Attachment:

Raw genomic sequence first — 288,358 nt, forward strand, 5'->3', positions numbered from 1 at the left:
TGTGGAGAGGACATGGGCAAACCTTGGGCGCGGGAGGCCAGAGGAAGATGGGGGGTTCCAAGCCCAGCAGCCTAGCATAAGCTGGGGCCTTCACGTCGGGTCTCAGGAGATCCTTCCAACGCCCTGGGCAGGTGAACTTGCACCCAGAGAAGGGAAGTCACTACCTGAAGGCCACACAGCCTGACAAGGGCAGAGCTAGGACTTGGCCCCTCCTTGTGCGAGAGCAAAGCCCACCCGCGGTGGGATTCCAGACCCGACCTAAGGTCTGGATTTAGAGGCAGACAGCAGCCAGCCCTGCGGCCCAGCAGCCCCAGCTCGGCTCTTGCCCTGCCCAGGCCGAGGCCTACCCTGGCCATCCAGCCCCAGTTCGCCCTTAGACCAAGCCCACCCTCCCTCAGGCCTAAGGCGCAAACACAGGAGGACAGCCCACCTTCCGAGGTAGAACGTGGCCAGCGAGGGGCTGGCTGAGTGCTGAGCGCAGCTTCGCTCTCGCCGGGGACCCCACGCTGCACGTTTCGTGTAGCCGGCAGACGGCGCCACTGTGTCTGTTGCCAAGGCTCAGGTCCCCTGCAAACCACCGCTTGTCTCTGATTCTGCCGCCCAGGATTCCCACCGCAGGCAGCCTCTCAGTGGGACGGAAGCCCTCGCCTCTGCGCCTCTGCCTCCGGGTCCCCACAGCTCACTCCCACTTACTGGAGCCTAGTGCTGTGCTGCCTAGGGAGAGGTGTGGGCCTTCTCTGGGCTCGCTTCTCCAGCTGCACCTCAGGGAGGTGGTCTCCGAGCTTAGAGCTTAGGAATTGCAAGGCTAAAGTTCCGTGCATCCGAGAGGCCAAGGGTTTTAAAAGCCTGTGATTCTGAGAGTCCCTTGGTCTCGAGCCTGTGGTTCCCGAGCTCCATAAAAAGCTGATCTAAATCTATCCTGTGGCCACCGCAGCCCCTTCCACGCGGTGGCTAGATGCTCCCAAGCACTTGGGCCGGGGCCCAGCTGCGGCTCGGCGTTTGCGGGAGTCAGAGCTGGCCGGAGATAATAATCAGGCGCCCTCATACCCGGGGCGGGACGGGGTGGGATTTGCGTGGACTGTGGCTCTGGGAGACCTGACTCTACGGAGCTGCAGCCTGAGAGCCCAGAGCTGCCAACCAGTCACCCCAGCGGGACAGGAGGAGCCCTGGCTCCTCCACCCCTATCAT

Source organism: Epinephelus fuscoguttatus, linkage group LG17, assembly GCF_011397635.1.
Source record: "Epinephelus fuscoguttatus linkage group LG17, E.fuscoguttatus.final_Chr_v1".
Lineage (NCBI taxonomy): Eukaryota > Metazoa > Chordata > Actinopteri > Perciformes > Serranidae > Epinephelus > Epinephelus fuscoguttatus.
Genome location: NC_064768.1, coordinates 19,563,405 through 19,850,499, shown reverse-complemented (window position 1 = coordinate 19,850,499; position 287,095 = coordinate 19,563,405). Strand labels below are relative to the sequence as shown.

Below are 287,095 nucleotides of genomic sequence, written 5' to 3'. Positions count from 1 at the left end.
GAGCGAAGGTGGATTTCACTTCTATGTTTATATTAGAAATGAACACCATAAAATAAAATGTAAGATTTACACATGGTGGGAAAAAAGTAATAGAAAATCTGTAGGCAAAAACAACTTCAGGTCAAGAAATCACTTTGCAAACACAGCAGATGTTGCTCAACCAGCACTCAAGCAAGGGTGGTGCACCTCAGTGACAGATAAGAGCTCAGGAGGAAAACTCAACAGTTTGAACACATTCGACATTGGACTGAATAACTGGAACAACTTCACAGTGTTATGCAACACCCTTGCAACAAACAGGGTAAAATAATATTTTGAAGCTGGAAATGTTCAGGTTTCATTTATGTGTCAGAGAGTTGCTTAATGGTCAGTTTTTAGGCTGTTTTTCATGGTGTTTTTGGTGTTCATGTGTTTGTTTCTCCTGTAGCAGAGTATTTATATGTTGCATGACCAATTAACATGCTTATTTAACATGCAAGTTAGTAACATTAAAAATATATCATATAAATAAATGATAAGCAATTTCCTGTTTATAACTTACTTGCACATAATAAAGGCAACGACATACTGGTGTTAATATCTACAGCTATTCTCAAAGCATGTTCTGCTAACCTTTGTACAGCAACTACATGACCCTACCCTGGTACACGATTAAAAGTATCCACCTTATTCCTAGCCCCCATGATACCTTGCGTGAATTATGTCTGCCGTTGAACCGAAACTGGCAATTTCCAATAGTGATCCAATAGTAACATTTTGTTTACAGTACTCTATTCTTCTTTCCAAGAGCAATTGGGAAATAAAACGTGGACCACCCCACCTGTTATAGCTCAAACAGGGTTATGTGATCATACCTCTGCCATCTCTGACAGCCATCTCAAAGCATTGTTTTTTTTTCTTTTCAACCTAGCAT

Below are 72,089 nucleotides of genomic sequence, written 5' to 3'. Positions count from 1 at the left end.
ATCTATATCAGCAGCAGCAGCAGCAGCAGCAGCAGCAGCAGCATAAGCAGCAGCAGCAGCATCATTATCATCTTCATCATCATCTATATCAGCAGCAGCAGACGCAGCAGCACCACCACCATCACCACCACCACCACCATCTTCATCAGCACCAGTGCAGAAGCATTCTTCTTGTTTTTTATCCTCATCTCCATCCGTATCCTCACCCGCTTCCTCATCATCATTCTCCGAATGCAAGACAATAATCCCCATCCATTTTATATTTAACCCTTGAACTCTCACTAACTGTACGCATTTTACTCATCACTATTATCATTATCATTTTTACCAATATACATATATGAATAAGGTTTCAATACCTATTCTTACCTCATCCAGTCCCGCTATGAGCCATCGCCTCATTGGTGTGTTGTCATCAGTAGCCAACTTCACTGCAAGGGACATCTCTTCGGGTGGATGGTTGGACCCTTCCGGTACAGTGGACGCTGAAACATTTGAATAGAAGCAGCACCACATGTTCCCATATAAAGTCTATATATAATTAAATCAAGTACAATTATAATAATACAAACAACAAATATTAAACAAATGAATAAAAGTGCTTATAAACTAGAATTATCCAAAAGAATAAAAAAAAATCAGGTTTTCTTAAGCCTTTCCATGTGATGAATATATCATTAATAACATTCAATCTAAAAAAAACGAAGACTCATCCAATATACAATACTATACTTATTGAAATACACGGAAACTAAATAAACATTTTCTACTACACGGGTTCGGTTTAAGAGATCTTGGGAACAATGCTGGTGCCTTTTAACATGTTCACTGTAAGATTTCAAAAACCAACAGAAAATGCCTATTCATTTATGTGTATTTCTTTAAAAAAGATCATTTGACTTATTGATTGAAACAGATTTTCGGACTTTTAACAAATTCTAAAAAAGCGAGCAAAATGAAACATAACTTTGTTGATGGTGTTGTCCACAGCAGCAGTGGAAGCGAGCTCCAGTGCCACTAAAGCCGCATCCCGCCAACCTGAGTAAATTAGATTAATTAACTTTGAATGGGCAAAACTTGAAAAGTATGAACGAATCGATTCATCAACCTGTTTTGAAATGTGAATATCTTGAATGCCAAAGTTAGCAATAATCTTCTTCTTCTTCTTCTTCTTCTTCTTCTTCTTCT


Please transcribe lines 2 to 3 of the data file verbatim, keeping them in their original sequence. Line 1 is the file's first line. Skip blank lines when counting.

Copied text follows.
TGTGGAGAGGACATGGGCAAACCTTGGGCGCGGGAGGCCAGAGGAAGATGGGGGGTTCCAAGCCCAGCAGCCTAGCATAAGCTGGGGCCTTCACGTCGGGTCTCAGGAGATCCTTCCAACGCCCTGGGCAGGTGAACTTGCACCCAGAGAAGGGAAGTCACTACCTGAAGGCCACACAGCCTGACAAGGGCAGAGCTAGGACTTGGCCCCTCCTTGTGCGAGAGCAAAGCCCACCCGCGGTGGGATTCCAGACCCGACCTAAGGTCTGGATTTAGAGGCAGACAGCAGCCAGCCCTGCGGCCCAGCAGCCCCAGCTCGGCTCTTGCCCTGCCCAGGCCGAGGCCTACCCTGGCCATCCAGCCCCAGTTCGCCCTTAGACCAAGCCCACCCTCCCTCAGGCCTAAGGCGCAAACACAGGAGGACAGCCCACCTTCCGAGGTAGAACGTGGCCAGCGAGGGGCTGGCTGAGTGCTGAGCGCAGCTTCGCTCTCGCCGGGGACCCCACGCTGCACGTTTCGTGTAGCCGGCAGACGGCGCCACTGTGTCTGTTGCCAAGGCTCAGGTCCCCTGCAAACCACCGCTTGTCTCTGATTCTGCCGCCCAGGATTCCCACCGCAGGCAGCCTCTCAGTGGGACGGAAGCCCTCGCCTCTGCGCCTCTGCCTCCGGGTCCCCACAGCTCACTCCCACTTACTGGAGCCTAGTGCTGTGCTGCCTAGGGAGAGGTGTGGGCCTTCTCTGGGCTCGCTTCTCCAGCTGCACCTCAGGGAGGTGGTCTCCGAGCTTAGAGCTTAGGAATTGCAAGGCTAAAGTTCCGTGCATCCGAGAGGCCAAGGGTTTTAAAAGCCTGTGATTCTGAGAGTCCCTTGGTCTCGAGCCTGTGGTTCCCGAGCTCCATAAAAAGCTGATCTAAATCTATCCTGTGGCCACCGCAGCCCCTTCCACGCGGTGGCTAGATGCTCCCAAGCACTTGGGCCGGGGCCCAGCTGCGGCTCGGCGTTTGCGGGAGTCAGAGCTGGCCGGAGATAATAATCAGGCGCCCTCATACCCGGGGCGGGACGGGGTGGGATTTGCGTGGACTGTGGCTCTGGGAGACCTGACTCTACGGAGCTGCAGCCTGAGAGCCCAGAGCTGCCAACCAGTCACCCCAGCGGGACAGGAGGAGCCCTGGCTCCTCCACCCCTATCAT

Source organism: Epinephelus fuscoguttatus, linkage group LG17, assembly GCF_011397635.1.